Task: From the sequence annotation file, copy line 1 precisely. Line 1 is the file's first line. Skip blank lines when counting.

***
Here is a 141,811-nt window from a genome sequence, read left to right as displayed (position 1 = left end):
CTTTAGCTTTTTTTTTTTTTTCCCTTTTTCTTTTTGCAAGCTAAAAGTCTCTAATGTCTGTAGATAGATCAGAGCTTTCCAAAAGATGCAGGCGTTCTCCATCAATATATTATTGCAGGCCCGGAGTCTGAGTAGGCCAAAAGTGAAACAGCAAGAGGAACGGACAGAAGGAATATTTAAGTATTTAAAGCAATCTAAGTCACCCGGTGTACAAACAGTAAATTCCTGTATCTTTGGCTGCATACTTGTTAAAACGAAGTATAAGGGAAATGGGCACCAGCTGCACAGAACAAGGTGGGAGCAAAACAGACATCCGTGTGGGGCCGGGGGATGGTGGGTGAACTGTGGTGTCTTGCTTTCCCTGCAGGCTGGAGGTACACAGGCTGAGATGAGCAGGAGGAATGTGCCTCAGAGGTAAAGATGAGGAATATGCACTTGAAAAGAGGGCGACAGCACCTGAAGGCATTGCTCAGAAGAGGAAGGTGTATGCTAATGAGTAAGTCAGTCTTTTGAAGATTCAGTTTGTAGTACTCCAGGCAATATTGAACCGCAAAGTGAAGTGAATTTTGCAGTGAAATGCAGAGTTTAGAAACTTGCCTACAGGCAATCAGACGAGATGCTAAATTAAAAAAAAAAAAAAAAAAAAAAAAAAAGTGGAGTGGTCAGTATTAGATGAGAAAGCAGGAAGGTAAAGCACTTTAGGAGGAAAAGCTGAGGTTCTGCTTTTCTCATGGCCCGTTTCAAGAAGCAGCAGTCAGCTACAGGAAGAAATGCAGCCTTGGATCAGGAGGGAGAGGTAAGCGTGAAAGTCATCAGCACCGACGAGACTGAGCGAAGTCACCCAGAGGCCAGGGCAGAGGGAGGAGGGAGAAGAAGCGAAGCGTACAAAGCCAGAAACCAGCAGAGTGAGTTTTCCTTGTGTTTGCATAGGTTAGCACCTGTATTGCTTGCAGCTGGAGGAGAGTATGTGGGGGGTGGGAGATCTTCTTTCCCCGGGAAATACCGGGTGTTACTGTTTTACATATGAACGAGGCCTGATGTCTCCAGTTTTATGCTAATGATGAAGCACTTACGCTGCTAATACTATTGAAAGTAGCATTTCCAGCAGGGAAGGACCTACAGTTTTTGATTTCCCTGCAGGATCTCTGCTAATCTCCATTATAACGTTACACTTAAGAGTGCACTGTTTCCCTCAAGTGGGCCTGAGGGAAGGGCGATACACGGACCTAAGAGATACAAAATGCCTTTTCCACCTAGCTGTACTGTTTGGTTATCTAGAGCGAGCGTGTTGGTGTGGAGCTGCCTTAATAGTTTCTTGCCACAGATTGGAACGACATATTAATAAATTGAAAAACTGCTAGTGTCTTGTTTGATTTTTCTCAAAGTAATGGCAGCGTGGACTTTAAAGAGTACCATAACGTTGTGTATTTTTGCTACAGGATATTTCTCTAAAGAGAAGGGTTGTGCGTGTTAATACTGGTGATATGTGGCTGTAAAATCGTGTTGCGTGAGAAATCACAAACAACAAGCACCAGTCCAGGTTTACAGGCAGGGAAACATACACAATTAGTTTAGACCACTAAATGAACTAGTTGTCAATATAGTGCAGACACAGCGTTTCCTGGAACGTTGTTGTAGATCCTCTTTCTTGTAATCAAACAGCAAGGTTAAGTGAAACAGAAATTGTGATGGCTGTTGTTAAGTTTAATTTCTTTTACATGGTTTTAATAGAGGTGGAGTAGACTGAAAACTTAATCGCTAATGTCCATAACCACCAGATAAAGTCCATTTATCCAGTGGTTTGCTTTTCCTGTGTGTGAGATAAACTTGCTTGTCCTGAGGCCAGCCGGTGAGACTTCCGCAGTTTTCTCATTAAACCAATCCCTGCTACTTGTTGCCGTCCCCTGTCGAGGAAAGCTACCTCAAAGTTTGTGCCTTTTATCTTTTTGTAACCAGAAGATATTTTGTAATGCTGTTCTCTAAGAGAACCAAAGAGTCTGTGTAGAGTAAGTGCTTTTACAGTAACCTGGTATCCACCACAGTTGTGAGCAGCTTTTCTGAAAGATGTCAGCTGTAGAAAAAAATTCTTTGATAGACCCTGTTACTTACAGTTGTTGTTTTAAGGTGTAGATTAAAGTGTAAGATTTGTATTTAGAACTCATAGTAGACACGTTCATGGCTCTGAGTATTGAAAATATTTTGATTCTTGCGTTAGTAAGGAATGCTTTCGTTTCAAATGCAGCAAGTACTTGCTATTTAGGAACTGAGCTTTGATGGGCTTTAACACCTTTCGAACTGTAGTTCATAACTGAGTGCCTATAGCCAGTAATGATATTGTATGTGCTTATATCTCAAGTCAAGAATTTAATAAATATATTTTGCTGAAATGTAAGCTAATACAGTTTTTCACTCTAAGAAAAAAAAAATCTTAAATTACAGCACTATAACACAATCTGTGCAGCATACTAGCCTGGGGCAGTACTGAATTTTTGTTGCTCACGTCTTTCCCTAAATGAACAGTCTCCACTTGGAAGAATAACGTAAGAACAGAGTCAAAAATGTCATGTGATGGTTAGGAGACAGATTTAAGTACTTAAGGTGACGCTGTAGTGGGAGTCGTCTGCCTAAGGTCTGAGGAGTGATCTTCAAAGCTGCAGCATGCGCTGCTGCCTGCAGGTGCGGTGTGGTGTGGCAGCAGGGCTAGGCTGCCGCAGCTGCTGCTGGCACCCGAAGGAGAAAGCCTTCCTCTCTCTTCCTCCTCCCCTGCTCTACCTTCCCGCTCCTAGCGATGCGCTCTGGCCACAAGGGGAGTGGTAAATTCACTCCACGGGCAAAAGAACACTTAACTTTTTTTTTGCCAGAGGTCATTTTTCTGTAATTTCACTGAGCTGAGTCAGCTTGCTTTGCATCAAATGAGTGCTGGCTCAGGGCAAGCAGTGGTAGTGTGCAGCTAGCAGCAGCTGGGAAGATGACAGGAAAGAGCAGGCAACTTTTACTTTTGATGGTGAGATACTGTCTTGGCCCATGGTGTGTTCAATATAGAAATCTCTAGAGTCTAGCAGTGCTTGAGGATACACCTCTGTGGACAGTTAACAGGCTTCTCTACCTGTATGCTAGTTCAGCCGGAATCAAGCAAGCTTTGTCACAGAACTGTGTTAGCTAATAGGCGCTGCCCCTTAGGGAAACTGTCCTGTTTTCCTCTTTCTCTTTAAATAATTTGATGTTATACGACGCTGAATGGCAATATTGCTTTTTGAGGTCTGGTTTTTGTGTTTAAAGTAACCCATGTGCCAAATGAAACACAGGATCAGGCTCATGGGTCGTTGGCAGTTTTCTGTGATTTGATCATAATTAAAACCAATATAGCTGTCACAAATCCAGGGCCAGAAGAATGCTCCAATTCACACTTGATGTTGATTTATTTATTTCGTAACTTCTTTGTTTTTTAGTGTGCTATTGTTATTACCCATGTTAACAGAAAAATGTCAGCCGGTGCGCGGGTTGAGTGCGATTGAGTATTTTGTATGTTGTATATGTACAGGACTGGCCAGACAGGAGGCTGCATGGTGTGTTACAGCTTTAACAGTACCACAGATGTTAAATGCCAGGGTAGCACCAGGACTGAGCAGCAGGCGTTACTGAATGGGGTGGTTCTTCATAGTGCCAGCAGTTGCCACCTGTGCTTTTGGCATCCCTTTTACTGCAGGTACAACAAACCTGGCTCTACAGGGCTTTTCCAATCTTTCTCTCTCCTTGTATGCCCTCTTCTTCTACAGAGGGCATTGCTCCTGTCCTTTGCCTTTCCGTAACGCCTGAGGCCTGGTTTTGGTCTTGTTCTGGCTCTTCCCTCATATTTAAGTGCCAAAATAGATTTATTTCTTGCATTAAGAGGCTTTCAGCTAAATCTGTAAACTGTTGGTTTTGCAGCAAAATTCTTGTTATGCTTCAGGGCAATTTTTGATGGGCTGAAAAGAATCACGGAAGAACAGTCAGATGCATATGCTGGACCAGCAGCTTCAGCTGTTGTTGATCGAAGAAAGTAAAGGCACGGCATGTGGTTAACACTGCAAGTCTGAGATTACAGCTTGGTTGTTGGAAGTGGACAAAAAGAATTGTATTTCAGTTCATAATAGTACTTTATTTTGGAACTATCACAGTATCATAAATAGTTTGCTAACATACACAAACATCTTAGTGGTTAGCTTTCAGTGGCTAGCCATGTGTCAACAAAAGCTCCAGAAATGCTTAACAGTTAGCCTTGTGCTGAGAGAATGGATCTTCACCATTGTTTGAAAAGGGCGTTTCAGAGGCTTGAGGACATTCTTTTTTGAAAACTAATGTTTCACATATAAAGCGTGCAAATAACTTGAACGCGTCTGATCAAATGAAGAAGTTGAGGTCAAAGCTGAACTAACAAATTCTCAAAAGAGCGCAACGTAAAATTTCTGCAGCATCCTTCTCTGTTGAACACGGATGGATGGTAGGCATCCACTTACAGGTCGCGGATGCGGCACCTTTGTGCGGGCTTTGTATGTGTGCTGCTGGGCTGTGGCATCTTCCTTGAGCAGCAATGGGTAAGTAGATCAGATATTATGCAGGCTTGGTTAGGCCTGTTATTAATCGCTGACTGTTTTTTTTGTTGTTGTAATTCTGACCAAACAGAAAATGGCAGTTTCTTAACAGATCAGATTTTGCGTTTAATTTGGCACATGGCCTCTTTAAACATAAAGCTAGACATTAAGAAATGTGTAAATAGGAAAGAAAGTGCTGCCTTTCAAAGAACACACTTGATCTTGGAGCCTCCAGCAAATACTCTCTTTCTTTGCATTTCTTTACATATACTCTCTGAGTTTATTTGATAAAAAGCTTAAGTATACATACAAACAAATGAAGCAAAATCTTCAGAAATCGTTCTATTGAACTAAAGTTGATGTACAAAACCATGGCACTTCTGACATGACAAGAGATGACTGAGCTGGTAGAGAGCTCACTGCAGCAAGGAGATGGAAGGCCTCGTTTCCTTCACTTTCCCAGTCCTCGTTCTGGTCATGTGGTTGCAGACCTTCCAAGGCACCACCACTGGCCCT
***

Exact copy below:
Here is a 141,811-nt window from a genome sequence, read left to right as displayed (position 1 = left end):